From Harlem to Martha’s Vineyard – Renowned show is back

"Jazz Alive" by Leroy Campbell.
Photo courtesy of Hoverfly Media

"Jazz Alive" by Leroy Campbell.

Many of today’s preeminent artists representing African, African-American, and the Caribbean diaspora are traveling to Martha’s Vineyard next week to participate in a weeklong celebration of the arts.

The second annual Harlem Fine Arts Show features more than 30 visual artists (along with jewelry and other crafts) and a number of authors and musicians, in the seven-day festival that includes music, book signings, talks, panel discussions, and more. The majority of the artists will be on hand. There will also be a benefit breakfast for the local group Young Brothers to Men and a free community barbecue as part of the festivities, which begin on Monday.

The show is an offshoot of the New York Harlem Fine Arts Show (HFAS) which for the last five years has attracted more than 10,000 visitors to its venue — the historic Riverside Church in Manhattan. Last summer, HFAS founder Dion Clarke decided to travel with the show to the Vineyard for the first time.

“The Vineyard is one of the best vacation spots in the country,” said Mr. Clark. “This is an ideal place. A great place for students and families and a hub for the arts. If the First Family can come to the Island and enjoy themselves, that’s good enough for me.”

Although the inaugural festival was plagued by problems owing to restrictions on the planned venue, this year Mr. Clarke, a very friendly, accommodating man with a lot of enthusiasm, has done his due diligence to ensure that the festival will run smoothly and be accessible to as many as possible. With the exception of the breakfast and a golf tournament and banquet, the visual art show, as well as all of the other events, will take place at the centrally located Martha’s Vineyard Regional High School (MVRHS) in Oak Bluffs.

“This year we’ve been able to pull the strings together so we can roll out a great show and impact the community in a positive sort of light,” Mr. Clarke said. “Last year was our first try and we promised to come back and do better and make sure we fit in with everybody on the Island. We’re here for everyone. Through our sponsors we have been able to not charge an admission fee.”

Featuring hundreds of works in painting, sculpting, and crafts, the art show will hang from August 5 through August 11. Among the nationally recognized artists in the show are Leroy Campbell; Robert Carter; Puerto Rican born Elizabeth Baez; jeweler Corinthia Peoples; and sculptor and painter George Nock, a former New York Jets running back. Delano Brown, who was recently the subject of a New York Times Style section feature, will paint on premises. Representing the local art world are Jeanne Staples, Betty Eubanks, Suesan Stovall, and the Cousen Rose Gallery. Many other galleries from throughout the country will also participate.

Music will be provided by a jazz quartet fronted by Cliff Lee, brother of musician Bill Lee and uncle of Spike Lee. An author’s pavilion features nationally syndicated advice columnist Harriette Cole; author, journalist, and MSNBC host Touré; and local authors Abigail McGrath, Tom Dresser, SQuire Rushnell; and co-authors Dr. Roni DeLuz and James Hester.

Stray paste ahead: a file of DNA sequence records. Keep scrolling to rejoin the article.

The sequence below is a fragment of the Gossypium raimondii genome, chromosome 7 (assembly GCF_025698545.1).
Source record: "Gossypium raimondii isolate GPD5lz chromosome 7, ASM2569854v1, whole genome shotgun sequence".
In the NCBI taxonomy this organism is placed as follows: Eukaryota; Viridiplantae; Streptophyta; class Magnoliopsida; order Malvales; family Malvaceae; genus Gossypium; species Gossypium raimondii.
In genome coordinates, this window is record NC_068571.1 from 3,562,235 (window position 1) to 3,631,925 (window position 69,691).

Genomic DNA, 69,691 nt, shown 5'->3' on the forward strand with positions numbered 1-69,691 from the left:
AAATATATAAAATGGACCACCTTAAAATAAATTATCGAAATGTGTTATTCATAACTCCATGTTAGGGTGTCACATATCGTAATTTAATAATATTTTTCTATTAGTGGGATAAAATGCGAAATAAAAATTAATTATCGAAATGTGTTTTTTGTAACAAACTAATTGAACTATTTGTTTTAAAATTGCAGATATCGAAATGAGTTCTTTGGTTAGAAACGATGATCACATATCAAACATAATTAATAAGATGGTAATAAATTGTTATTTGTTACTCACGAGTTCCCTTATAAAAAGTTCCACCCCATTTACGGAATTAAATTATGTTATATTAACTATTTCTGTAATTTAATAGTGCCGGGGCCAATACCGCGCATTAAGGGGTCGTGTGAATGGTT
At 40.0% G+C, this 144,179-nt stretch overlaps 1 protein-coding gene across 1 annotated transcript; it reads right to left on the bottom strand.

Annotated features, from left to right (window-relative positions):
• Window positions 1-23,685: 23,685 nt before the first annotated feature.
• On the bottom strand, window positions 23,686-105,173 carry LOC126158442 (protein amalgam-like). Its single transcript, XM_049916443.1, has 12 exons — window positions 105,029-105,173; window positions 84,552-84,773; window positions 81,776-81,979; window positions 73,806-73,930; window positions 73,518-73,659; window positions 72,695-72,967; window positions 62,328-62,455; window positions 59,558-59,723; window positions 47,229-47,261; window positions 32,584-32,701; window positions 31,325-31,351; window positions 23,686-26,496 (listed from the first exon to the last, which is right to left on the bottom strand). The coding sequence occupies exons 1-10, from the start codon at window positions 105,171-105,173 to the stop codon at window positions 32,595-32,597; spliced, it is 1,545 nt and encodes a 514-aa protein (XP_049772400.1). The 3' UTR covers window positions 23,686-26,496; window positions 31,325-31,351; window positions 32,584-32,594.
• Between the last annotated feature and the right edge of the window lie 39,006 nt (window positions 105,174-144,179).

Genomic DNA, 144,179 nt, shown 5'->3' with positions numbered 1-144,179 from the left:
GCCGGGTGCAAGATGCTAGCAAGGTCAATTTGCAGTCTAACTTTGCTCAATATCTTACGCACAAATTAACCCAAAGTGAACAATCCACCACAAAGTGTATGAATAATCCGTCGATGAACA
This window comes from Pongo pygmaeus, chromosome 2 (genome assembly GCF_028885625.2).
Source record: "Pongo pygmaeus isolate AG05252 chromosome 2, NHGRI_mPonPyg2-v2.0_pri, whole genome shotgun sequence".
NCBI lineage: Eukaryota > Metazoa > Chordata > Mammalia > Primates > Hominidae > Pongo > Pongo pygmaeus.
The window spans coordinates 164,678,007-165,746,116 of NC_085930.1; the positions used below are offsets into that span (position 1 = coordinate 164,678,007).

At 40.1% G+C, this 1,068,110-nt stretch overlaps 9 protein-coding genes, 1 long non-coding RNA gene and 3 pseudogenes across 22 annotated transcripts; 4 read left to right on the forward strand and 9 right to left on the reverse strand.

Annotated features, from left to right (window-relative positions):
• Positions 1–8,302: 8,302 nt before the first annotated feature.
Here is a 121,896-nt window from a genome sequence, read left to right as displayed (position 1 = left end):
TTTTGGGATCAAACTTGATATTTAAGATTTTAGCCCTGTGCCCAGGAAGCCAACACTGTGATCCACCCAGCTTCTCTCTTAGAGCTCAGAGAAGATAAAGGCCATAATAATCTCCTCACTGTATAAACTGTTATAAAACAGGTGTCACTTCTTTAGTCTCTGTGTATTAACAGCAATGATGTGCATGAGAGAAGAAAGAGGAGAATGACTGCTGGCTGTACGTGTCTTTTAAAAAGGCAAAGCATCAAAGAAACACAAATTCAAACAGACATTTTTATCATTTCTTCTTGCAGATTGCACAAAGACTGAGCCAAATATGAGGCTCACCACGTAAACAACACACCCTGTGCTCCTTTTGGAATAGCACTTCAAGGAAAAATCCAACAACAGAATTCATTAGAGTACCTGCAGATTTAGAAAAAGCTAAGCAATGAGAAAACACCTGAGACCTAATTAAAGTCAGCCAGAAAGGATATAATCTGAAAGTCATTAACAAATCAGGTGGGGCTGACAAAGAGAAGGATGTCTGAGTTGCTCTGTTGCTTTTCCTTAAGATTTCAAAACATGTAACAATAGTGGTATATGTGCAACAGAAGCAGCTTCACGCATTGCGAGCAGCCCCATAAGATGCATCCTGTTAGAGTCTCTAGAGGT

The show kicks off on Monday with the inaugural HFAS/African American Golfer’s Digest Martha’s Vineyard Golf Classic Tournament. The Monday evening tournament awards ceremony and banquet at Hooked in Oak Bluffs will give guests the chance to get a sneak preview of some of the artwork.

On Tuesday, August 6, Young Brothers to Men founder Leo Frame will be honored at the “Start Your Day with Touré” chicken and waffles breakfast (also at Hooked). The three-hour event will feature MSNBC’s “The Cycle” co-host Touré and best-selling author and “Today Show” contributor Harriette Cole, as well as a panel discussion including local artist Harry Seymour. A portion of the proceeds will go to Young Brothers to Men — a group that pairs high schoolers with mentors from the Island and focuses on community service efforts. Mr. Frame recently retired from his job as a business teacher at MVRHS, but he will continue his work with the group.

Wednesday, August 7, is the opening day for the exhibit and sale at MVRHS. The community is invited to enjoy a free barbecue from 12 noon to 3 pm and the author’s pavilion features book signings and conversations with Touré, Harriette Cole, designer and author Sheila Bridges, and others. Thursday features an “Art of the Island” special exhibit with work by local artists. Friday is Youth Empowerment Day with activities for young people. Cliff Lee Plus Three plays jazz all day on Saturday, and the exhibit is open to the public from 10 am to 7 pm, Wednesday through Sunday.

Mr. Clarke is pleased with the reception he has gotten from the Vineyard community so far. “The townspeople have been great to us in helping us put it together this year and overcome the obstacles we had last summer.”

The show is a win-win situation for the artists and the community, Mr. Clarke believes. “We want the artists to be able to sell and exhibit their work to as many people as possible,” he said. And from the public’s standpoint, he added, “We prefer the artists to be there. The whole purpose is to meet and greet and for the consumer to get the perception of what the artist is trying to do. It’s what makes our show unique.”

Harlem Fine Arts Show on Martha’s Vineyard Exhibit and Sale, August 7–11, 10 am to 7 pm, M.V. Regional High School, Oak Bluffs. For more information, visit hfas.org.